As spring is just around the corner, it’s come time once again to assess just what sort of toll winter has had on your brakes. Chemical de-icers and salts have been known to cause serious corrosion issues, particularly when they aren’t washed off regularly. In the Northwest, where record snowfalls fell this winter, combined with record cold temperatures at times, may have made truck washing difficult to impossible.

More recently, the Northeast has been socked with epic snowstorms, which kept many drivers off the roads for days. Now, those drivers will be scrambling to get back on schedule, which may not leave much time to get their trucks washed.

That’s all the more reason damage assessments on your rigs and trailers will be very important, particularly if the Commercial Vehicle Safety Alliance’s unannounced brake check day comes before its 30th annual Roadcheck – June 6-8, like it did last year. Then there’s CVSA Brake Safety Week. Last year, inspections held during brake safety week revealed brake–related out-of-service violations in 13.2 percent of vehicles – a slight increase compared to the previous year’s result. If those results are any indication, truck drivers and fleets would do well to look closely at potential damage from this year’s punishing winter conditions.

If you don’t already have a copy of the CVSA brochure on the North American Standard Inspection Program, get it and store it on your smartphone or laptop for easy reference. Or better yet, take it to a copy shop and have it printed and laminated – then you can access it anytime.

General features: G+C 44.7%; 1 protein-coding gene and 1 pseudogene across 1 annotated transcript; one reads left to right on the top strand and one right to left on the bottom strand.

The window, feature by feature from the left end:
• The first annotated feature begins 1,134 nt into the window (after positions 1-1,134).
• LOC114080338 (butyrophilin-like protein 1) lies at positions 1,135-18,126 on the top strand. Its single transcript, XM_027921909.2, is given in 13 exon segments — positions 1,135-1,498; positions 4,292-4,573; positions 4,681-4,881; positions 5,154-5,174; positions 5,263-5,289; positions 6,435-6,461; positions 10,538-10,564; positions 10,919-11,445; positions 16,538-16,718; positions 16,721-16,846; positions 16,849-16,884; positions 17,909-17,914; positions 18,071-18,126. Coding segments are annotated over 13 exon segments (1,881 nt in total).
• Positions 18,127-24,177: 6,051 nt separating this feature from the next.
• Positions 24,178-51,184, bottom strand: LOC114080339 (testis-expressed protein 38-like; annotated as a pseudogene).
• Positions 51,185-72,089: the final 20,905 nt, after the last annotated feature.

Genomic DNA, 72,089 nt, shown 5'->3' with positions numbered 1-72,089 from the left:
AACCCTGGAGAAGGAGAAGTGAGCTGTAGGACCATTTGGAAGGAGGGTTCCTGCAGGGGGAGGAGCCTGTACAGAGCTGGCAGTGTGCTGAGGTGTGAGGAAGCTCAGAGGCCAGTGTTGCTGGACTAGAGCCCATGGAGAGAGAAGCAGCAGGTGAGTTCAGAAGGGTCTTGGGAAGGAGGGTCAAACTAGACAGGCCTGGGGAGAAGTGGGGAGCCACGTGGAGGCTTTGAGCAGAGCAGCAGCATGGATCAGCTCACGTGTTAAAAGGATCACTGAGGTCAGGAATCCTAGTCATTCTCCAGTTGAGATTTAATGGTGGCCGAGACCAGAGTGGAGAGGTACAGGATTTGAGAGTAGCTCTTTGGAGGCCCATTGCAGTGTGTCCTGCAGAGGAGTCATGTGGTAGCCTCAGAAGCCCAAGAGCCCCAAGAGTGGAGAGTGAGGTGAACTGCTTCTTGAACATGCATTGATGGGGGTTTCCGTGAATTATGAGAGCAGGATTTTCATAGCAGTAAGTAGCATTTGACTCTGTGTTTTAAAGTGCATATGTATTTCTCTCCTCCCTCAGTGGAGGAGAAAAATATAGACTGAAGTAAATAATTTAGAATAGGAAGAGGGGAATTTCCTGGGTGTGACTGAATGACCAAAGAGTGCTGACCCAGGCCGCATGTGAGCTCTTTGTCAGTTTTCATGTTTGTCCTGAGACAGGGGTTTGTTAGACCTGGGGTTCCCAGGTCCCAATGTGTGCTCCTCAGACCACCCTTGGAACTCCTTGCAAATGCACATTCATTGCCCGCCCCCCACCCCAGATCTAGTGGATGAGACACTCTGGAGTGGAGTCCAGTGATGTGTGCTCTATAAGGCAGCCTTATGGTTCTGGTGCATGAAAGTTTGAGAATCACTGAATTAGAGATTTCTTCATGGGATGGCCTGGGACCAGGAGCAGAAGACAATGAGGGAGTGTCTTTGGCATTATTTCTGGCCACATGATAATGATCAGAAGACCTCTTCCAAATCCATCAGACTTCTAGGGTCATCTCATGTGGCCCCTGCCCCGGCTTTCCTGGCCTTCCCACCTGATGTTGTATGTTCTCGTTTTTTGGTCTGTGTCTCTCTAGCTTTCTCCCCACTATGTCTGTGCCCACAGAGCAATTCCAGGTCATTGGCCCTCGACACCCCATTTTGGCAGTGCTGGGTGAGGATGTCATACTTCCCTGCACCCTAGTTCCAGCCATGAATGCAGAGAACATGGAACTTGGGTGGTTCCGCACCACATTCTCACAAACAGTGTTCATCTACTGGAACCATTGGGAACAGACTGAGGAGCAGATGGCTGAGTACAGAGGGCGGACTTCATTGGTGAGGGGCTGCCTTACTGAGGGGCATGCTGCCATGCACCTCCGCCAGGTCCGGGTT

If you’re unsure where to start, look first for those conditions that would get your truck declared out-of-service by a roadside inspector. By fixing those issues first, you may improve your chances of keeping your truck on the road. When 20 percent or more of the service brakes on your truck or truck-trailer combination don’t work properly, you probably should expect to be sidelined. Plus, any inoperative brake or missing brake on either wheel of the front steering axle, or mismatched air chamber sizes, defective lining conditions or mismatched brake adjuster lengths on drum air brakes can lead to out-of-service violations. Similar defects found on air disc brakes and hydraulic brakes on the front steering axle can also get your truck 86’d from the road. Refer to FMCSR Section 396.3(a)(1) for more information.

Here are some other suggestions from brake manufacturers and service providers that we’ve seen published in several leading trade magazines like Fleet Maintenance and Heavy Duty Trucking:

Air compressor, air dryer, air dryer purge valve and air tanks

Brakes, brake components and wheel ends

Other suggestions

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